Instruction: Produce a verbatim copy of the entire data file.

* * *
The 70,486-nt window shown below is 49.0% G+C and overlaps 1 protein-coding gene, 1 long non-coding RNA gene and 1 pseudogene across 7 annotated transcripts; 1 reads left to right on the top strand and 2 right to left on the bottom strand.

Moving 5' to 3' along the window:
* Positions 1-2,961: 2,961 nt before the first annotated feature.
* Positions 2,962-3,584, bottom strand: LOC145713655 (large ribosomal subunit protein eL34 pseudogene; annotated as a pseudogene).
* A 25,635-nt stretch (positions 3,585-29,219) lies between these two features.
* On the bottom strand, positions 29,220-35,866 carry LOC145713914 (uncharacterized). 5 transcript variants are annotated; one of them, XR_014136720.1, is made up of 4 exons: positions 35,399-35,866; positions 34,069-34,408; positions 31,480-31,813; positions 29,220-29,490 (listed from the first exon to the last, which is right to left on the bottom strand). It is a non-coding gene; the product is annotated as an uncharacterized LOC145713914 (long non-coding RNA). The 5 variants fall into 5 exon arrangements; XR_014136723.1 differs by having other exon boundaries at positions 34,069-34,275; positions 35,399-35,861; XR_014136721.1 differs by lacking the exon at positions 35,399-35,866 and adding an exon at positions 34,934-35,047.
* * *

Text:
The 70,486-nt window shown below is 49.0% G+C and overlaps 1 protein-coding gene, 1 long non-coding RNA gene and 1 pseudogene across 7 annotated transcripts; 1 reads left to right on the top strand and 2 right to left on the bottom strand.

Moving 5' to 3' along the window:
* Positions 1-2,961: 2,961 nt before the first annotated feature.
* Positions 2,962-3,584, bottom strand: LOC145713655 (large ribosomal subunit protein eL34 pseudogene; annotated as a pseudogene).
* A 25,635-nt stretch (positions 3,585-29,219) lies between these two features.
* On the bottom strand, positions 29,220-35,866 carry LOC145713914 (uncharacterized). 5 transcript variants are annotated; one of them, XR_014136720.1, is made up of 4 exons: positions 35,399-35,866; positions 34,069-34,408; positions 31,480-31,813; positions 29,220-29,490 (listed from the first exon to the last, which is right to left on the bottom strand). It is a non-coding gene; the product is annotated as an uncharacterized LOC145713914 (long non-coding RNA). The 5 variants fall into 5 exon arrangements; XR_014136723.1 differs by having other exon boundaries at positions 34,069-34,275; positions 35,399-35,861; XR_014136721.1 differs by lacking the exon at positions 35,399-35,866 and adding an exon at positions 34,934-35,047.